In coming years, patent expirations on relevant reference products will increase, making more biosimilars approvable.1 As these patents expire, many more products now in preclinical stages will advance into clinical trials and subsequently enter the market. Anecdotal evidence indicates that a good portion of developers with products currently in preclinical phases are simply waiting to advance their candidate products into clinical trials as relevant patent expirations approach and/or for FDA to issue more regulations and/or give more actually-useful guidance concerning U.S. biosimilar approvals. A good portion of future major biosimilar players may also be waiting for more U.S. and EU regulations and guidance concerning fully interchangeable biosimilars, with these expected to be marketed much like nearly all A-B interchangeable generic drugs, meaning they will simply be manufactured and available for purchase without the costly marketing and promotion associated with an innovator/reference product. In the meantime, developers and manufacturers in developing countries are continuing to develop and launch into the market an increasing number of biogenerics; an increasing number of these manufacturers will seek to advance to full cGMP manufacturing to make their products licensable and marketable in the U.S., EU and other highly-regulated major markets.
CMOs well-suited for biosimilars
CMOs, anecdotally have reported seeing as much as a 15% increase in the number of projects and revenue from taking-on biosimilars development and manufacturing for clients.1 Beyond this, currently little is actually documented about current and near-term future biosimilar development and manufacturing, including CMO involvement. But it is logical to predict that CMOs are increasingly and significantly involved in biosimilar development and manufacture. In many respects, biosimilars are perfectly suited for CMOs with expertise in cost-efficient manufacturing. Reasons for this include:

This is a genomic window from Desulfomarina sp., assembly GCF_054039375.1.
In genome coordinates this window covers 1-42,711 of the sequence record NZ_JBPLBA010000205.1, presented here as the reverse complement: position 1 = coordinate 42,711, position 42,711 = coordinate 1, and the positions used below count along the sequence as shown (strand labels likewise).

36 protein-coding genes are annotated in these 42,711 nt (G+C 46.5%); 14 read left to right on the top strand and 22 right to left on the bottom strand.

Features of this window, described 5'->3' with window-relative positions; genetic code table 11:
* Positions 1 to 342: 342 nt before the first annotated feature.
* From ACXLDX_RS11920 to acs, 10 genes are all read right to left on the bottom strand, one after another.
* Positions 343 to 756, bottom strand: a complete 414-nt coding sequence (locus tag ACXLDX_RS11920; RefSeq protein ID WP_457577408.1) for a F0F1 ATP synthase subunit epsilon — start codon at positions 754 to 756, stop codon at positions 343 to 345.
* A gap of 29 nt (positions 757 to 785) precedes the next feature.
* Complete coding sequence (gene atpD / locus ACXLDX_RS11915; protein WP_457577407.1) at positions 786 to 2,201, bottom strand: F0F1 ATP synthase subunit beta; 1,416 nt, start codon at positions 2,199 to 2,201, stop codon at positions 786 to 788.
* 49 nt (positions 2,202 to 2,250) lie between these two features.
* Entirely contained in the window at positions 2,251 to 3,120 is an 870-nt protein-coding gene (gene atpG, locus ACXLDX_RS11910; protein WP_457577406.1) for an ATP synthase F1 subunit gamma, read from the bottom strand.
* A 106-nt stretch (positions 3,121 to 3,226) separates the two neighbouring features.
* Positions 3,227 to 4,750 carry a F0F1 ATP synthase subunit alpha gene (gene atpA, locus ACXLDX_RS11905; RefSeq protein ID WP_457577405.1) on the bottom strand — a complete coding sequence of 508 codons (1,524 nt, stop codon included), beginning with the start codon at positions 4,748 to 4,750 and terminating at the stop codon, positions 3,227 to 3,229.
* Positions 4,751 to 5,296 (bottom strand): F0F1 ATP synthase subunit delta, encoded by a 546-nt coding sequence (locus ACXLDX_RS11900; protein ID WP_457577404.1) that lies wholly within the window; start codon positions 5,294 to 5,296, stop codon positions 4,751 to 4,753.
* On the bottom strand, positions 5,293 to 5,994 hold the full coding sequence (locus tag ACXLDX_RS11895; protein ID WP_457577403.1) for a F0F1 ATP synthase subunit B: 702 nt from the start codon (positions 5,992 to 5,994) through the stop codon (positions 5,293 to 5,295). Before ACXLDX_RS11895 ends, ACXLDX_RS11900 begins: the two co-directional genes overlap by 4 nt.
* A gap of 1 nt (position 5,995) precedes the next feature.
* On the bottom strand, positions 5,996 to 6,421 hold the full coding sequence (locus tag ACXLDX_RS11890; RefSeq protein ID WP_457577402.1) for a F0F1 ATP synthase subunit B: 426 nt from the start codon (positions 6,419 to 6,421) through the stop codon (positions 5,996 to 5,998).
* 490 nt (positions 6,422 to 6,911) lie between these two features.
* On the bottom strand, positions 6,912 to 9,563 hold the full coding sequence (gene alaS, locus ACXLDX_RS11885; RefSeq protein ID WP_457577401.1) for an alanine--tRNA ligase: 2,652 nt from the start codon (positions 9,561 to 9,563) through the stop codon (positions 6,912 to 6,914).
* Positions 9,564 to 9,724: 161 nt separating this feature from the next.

• Biosimilars, compared to innovative biopharmaceuticals, for most developers are not among their companies highest priorities. They do not generally involve high projected revenue. Rather, biosimilars will continue to impact smaller markets, with biosimilars competing with the reference product, and with each other. This tends to be a good reason to outsource biosimilar development and manufacture.
  • CMOs have a history of success in developing and manufacturing products, including about 30% of currently marketed major market biopharmaceutical products being manufactured at some scale by a CMO. There is every reason to presume this frequent use of CMOs will carry over to biosimilars.
  • CMOs generally have much more diverse expertise and equipment than most developer companies, and tend to work efficiently—they simply have to, to remain competitive. CMOs work on many more projects/products using more diverse technologies, and they are more set up for and experienced with flexible and rapid process and product development.
  • Many CMOs have been or are currently working on multiple biosimilars for clients. This includes sometimes working on biosimilar versions of the same reference product for multiple clients. Thus, many CMOs already have more experience with biosimilars than developer companies, including analytical studies and process development.
  • CMO use has been proven cost-effective, and use of CMOs provides increased flexibility for developer companies. With market sizes, the number of competitors, and other aspects related to needed biosimilar manufacturing capacity remaining unknown, the flexibility afforded by use of CMOs, including their ability to rapidly ramp-up manufacturing as needed, makes their use more attractive, if not essential.
  • Associated with their flexibility and high levels of expertise, CMOs, even if not used by developers for product and process development, will increasingly be used as second-source or back-up manufacturing facilities by developer companies that pursue primary product manufacturing in-house. 
  • Single-use systems and other bioprocessing advances are making product development and manufacturing efforts simpler, cheaper and more rapid, including quicker product manufacturing turnover; and advances are continuing to reduce the needed size of bioprocessing hardware, suites and facility footprints. CMOs are particularly well positioned to take advantage of the cost savings, flexibility and other advantages these trends provide.
Resolving biosimilar manufacturing-related uncertainties